When all the information had been processed, there was a meeting to discuss the results with the boat owners. The final figures though not a complete surprise, were far more depressing than even I had anticipated. Neu was in the red to a tune of well over R$1000. and his losses were replicated in the accounts of all the other boat owners in the project.
The lack of regulation which allows fishermen to use illegal fishing gear with impunity, understandably creates ill feeling amongst those fishermen who are following the law.
In the neighbouring community of Redonda in Icapui fishermen have taken the law into their own hands. Groups patrolling the coastal waters “arrested” 4 boats that were fishing illegally. The crews were released close to the shore, the boats were brought back to a beach and at least one was burnt.
This week saw the start of the lobster season. On Wednesday a boat that was using illegal equipment was intercepted by the vigilantes from Redonda. The boat surrendered to the vigilantes but not before shots were exchanged, a father and son working on the illegal boat were both shot in the leg (the father later needed hospital treatment to remove a lodged bullet).
In order to avoid being identified and therefore possible reprisals, the vigilantes released the crew, including the injured men in the shallow waters of a neighbouring beach. The case is being investigated by the Federal Police and an official patrol boat has been sent to the area.
There is a lot of support in Prainha for the men from Redonda. That the vigilantes acted outside of the law is considered by many fishermen here, to be a result of the authorities lack of enforcement. The fact that a patrol boat was sent to the area after the shooting is seen, rightly or wrongly, as confirmation that the only way to get the enforcement necessary, is by taking the law into their own hands.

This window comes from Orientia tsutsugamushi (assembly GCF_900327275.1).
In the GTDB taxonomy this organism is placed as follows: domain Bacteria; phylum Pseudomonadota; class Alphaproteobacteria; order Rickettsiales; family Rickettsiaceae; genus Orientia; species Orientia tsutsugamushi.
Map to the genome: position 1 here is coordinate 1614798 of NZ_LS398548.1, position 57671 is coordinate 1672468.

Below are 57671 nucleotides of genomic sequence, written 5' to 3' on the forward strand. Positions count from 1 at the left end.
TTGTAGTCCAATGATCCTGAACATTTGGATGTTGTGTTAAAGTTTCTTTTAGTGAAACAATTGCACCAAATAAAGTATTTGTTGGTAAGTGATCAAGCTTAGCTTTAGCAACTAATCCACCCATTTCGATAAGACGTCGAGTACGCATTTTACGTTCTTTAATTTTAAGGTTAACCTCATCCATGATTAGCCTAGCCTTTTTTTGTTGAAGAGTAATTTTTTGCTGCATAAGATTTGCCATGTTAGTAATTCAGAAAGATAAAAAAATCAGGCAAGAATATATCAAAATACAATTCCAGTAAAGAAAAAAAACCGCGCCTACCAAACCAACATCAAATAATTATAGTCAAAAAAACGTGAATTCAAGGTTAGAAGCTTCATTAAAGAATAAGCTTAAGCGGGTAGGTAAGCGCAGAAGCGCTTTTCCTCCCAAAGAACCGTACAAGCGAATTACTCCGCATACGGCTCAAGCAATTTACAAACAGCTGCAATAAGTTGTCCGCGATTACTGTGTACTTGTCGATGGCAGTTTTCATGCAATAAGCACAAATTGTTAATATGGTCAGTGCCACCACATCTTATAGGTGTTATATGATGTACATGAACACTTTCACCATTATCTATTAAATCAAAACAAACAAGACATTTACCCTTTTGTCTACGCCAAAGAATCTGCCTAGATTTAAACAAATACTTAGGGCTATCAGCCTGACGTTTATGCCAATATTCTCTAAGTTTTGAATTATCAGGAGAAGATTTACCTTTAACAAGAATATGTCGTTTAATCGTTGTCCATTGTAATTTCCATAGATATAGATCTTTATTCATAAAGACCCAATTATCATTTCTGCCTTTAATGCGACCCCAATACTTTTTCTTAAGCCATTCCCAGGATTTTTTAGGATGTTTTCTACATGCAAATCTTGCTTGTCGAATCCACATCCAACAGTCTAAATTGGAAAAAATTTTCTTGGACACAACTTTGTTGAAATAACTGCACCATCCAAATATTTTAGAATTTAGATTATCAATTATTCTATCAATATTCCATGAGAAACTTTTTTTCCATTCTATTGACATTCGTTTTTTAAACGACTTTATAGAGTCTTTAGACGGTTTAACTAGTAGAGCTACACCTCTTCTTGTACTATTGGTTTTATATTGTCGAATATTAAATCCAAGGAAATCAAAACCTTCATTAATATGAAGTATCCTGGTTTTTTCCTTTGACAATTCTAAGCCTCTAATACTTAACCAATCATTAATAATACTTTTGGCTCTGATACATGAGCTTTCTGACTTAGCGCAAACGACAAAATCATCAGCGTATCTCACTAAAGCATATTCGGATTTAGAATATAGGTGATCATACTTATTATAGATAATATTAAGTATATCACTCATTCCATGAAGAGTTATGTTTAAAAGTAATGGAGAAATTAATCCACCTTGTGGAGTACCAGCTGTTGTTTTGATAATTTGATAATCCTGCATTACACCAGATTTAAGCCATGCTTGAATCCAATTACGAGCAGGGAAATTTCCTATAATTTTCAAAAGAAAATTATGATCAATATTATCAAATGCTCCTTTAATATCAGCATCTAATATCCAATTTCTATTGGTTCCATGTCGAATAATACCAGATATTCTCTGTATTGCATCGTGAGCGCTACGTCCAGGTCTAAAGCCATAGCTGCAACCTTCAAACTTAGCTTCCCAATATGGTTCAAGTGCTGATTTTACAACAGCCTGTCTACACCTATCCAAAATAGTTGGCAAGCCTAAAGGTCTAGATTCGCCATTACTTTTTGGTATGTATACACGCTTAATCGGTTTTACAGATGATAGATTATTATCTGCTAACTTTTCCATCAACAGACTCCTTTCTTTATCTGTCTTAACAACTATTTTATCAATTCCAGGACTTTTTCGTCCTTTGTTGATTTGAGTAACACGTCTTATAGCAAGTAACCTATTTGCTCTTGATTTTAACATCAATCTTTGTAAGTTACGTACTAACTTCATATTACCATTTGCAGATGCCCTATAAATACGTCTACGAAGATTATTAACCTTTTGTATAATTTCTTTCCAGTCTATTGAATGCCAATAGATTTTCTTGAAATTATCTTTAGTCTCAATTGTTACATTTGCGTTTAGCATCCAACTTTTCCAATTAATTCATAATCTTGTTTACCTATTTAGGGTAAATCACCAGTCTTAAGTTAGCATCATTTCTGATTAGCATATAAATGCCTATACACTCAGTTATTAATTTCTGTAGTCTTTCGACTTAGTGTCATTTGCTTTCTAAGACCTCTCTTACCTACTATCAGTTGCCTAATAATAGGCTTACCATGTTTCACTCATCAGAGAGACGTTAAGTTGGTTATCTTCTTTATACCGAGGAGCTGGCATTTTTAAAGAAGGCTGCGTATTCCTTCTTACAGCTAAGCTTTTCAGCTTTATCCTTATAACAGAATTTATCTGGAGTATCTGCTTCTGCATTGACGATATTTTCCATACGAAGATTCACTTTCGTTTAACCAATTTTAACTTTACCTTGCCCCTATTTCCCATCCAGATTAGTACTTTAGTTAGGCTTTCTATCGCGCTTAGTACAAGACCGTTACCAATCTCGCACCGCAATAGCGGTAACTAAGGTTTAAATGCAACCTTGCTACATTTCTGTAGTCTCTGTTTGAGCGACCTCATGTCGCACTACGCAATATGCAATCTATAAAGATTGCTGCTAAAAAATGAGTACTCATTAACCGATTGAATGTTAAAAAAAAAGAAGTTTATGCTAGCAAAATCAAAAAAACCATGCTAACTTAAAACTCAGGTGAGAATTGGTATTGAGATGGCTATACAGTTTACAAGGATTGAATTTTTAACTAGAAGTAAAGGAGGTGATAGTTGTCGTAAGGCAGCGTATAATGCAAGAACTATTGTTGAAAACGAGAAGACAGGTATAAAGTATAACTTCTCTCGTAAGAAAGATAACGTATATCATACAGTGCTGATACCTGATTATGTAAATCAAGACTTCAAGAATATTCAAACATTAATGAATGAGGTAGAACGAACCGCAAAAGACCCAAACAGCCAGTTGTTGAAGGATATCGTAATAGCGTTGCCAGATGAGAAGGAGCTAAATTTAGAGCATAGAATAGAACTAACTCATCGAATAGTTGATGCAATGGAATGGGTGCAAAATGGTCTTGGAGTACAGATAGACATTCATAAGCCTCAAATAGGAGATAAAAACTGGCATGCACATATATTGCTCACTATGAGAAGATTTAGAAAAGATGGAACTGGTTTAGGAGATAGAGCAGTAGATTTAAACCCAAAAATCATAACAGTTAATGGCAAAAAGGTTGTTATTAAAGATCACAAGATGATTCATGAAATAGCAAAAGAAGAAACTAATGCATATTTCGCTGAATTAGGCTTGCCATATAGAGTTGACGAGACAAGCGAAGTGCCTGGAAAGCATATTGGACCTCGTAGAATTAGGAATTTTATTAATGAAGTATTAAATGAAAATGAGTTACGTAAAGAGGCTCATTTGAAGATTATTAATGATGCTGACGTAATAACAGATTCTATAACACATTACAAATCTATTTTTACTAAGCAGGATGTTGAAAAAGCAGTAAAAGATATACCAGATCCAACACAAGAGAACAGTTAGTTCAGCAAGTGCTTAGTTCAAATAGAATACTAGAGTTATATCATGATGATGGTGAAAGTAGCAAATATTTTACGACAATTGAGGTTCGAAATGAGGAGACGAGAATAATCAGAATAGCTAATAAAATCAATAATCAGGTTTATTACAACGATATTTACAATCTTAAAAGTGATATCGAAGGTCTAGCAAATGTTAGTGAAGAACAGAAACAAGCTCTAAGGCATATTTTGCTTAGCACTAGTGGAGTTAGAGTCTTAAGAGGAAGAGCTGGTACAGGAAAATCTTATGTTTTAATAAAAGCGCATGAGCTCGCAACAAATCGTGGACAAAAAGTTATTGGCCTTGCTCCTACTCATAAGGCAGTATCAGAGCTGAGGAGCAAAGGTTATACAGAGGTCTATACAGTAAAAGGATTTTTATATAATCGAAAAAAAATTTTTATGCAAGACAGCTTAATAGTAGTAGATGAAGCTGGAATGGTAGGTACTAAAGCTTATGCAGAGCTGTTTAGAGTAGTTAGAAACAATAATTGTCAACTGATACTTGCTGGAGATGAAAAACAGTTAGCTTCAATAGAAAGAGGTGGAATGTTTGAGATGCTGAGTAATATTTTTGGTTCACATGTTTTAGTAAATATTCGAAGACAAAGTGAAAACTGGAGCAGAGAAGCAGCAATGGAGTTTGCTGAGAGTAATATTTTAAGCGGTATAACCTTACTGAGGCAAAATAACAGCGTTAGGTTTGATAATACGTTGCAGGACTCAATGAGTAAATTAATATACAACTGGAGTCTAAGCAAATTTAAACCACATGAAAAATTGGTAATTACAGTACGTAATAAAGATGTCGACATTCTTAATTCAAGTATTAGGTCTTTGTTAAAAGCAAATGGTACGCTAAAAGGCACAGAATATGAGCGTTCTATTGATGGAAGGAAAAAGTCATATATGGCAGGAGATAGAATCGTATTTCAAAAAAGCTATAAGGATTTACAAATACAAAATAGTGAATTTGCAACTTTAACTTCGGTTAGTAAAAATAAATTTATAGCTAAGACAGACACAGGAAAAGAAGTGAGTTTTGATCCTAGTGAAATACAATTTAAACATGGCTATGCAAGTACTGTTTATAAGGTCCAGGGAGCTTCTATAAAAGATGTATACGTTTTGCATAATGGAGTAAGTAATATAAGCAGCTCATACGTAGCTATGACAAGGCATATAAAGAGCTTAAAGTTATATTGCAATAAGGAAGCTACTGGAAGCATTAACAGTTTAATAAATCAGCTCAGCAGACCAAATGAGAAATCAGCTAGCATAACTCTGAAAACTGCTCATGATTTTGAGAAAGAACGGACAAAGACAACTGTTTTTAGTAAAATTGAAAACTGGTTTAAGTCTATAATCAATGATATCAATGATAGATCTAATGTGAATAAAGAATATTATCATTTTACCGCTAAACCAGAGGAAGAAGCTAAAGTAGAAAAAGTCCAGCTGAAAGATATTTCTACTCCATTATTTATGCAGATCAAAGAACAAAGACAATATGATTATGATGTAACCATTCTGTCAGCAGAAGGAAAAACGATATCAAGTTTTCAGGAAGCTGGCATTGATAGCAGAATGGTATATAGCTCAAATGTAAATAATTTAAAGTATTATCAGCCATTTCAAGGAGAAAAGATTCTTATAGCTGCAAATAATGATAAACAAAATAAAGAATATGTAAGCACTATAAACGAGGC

There are only 2 governmental patrol boats to cover 573 kilometres of coastal waters, 3 more are due to come into service next week.
Neu has decided that unless there is a significant improvement in his catch rates this year, then this will be his last season fishing for lobster as a boat owner. All the men find the lobster season exhausting, but for Neu it will be especially testing. Since his diagnosis with chronic kidney failure nearly 8 months ago, his subsequent treatment and restricted diet have left him physically much weaker than he was. We don’t yet know if he will be able to cope with the demands of a seasons lobster fishing, but he is determined to try.